I hear only one side of the conversation:
"Bere? Bravo! Va Berim!"
|Eu si prietenul meu Virgil ne berim!|
"Beer? Bravo! You're drinking Beer together!"
My wife had used a verb I had never encountered, "a se beri," "to drink beer with someone."
I asked her if that's really even a verb or whether she had just coined it. She thought it was something she had heard. A quick internet search showed that this reflexive verb really is a thing, evidenced by another Romanian tweeting "We drink beer together tonight, yes?"
"A se beri" is a reflexive, on the pattern of "a se întâlni," "to meet with someone."
In English we also have the verb "to beer," but it means "to give a beer." You can walk into a bar or a party and say, "Beer me!" and native speakers understand that means, "Quick! Give me a beer so I can get my buzz on like the rest of you!"
And this verb in English is by no means a modern coinage. It is attested as early as 1870:
No doubt he then can feed us, wine us, beer us,
And cook us something that can warm and cheer us.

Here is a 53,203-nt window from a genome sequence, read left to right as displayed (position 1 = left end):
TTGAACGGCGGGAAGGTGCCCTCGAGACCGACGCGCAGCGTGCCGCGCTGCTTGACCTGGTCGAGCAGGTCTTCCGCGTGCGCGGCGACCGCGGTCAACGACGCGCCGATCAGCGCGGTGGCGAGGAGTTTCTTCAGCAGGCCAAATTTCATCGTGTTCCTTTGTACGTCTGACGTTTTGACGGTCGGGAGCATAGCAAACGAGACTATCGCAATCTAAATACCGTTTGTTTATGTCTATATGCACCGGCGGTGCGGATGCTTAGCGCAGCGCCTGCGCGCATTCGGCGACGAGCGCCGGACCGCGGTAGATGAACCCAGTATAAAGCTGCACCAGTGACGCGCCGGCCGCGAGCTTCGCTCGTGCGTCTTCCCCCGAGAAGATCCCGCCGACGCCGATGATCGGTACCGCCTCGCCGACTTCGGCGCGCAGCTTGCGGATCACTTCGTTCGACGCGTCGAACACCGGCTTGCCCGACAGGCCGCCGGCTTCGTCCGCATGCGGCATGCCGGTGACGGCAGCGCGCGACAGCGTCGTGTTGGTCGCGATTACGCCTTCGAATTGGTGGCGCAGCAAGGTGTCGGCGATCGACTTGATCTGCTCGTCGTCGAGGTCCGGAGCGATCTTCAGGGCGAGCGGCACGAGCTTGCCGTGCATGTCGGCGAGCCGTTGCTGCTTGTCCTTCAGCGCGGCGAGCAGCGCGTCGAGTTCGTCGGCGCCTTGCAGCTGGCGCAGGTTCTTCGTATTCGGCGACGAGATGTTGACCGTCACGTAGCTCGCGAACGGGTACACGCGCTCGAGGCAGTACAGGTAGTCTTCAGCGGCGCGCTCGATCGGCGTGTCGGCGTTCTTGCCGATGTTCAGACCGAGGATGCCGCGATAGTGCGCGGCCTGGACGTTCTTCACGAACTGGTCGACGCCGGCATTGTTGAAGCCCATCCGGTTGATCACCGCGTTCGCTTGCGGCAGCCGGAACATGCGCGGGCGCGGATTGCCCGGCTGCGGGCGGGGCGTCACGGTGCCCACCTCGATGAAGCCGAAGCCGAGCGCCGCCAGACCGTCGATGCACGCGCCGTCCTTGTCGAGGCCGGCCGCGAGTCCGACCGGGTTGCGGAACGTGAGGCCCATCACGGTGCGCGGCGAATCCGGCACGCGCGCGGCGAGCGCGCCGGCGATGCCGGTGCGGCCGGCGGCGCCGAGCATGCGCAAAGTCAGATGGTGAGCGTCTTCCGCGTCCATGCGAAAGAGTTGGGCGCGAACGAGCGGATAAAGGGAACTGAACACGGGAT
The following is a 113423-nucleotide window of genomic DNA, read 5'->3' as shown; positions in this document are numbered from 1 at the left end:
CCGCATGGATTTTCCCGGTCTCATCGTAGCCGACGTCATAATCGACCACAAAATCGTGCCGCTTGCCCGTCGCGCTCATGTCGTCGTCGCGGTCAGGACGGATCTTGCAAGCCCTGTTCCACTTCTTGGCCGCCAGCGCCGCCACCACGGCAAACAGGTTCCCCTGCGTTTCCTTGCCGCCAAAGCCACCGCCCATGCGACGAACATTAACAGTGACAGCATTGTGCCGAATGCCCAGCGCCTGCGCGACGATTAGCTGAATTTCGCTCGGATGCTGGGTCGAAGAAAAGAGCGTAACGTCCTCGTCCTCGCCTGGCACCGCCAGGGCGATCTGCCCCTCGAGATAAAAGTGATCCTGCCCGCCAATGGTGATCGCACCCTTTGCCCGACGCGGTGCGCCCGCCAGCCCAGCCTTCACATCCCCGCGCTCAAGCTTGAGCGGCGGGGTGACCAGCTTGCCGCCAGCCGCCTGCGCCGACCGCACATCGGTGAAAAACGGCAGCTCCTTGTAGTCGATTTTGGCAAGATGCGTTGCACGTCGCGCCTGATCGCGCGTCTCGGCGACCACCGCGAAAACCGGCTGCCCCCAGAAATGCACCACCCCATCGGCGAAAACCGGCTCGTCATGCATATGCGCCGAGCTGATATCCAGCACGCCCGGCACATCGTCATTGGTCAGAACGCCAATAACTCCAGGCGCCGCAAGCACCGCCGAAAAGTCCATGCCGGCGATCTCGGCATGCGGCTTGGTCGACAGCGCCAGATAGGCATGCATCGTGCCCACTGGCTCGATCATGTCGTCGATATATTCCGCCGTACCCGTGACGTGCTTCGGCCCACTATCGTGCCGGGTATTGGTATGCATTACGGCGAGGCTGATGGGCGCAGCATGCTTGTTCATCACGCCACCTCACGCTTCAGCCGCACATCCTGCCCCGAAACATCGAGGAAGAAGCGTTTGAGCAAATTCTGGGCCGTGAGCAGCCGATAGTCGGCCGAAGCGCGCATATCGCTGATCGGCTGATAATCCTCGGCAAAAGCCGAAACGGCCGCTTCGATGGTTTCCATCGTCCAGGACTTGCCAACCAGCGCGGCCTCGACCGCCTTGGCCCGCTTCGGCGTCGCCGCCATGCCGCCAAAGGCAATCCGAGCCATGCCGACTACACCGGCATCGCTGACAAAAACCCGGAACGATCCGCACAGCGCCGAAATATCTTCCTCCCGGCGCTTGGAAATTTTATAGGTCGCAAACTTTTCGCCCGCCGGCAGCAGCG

(Daryl Sidney, "His First Brief. A Comedietta" in Drawing-Room Plays and Parlour Pantomimes compiled by Clement Scott [Robson and Sons], pp. 303-304.)
Here is what may be the world's largest beer can, at the Tuborg Plant in Pantelimon, directly across the street from the cemetery where my late father-in-law is buried. There are Romanians who won't drink Tuborg because they worry that the bodies of those dead somehow contaminate the water of that region. Personally, I drink Tuborg and enjoy it.
Despite the ability to say "to wine and dine" in English, the parallel construction does not exist in Romanian. You cannot say, "Ne vinim!" "Let's drink wine together!"
Or maybe I can successfully coin it?